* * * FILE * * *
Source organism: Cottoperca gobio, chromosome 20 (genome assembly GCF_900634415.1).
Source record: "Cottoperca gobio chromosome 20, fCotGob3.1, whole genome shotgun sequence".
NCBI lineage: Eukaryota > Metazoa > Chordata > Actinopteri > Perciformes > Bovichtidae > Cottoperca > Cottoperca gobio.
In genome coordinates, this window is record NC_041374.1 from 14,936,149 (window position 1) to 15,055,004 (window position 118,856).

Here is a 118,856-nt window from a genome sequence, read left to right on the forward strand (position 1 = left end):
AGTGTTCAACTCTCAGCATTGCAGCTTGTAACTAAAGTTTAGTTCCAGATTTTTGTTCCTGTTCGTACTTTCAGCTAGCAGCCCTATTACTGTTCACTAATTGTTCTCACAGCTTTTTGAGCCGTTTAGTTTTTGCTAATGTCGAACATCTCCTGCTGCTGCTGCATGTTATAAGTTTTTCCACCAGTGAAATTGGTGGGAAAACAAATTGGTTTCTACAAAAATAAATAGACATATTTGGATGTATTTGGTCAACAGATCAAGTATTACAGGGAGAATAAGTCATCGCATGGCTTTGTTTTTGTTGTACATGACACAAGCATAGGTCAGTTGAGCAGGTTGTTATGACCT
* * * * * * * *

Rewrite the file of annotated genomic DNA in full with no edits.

Source organism: Cottoperca gobio, chromosome 20 (genome assembly GCF_900634415.1).
Source record: "Cottoperca gobio chromosome 20, fCotGob3.1, whole genome shotgun sequence".
NCBI lineage: Eukaryota > Metazoa > Chordata > Actinopteri > Perciformes > Bovichtidae > Cottoperca > Cottoperca gobio.
In genome coordinates, this window is record NC_041374.1 from 14,936,149 (window position 1) to 15,055,004 (window position 118,856).

Here is a 118,856-nt window from a genome sequence, read left to right on the forward strand (position 1 = left end):
AGTGTTCAACTCTCAGCATTGCAGCTTGTAACTAAAGTTTAGTTCCAGATTTTTGTTCCTGTTCGTACTTTCAGCTAGCAGCCCTATTACTGTTCACTAATTGTTCTCACAGCTTTTTGAGCCGTTTAGTTTTTGCTAATGTCGAACATCTCCTGCTGCTGCTGCATGTTATAAGTTTTTCCACCAGTGAAATTGGTGGGAAAACAAATTGGTTTCTACAAAAATAAATAGACATATTTGGATGTATTTGGTCAACAGATCAAGTATTACAGGGAGAATAAGTCATCGCATGGCTTTGTTTTTGTTGTACATGACACAAGCATAGGTCAGTTGAGCAGGTTGTTATGACCT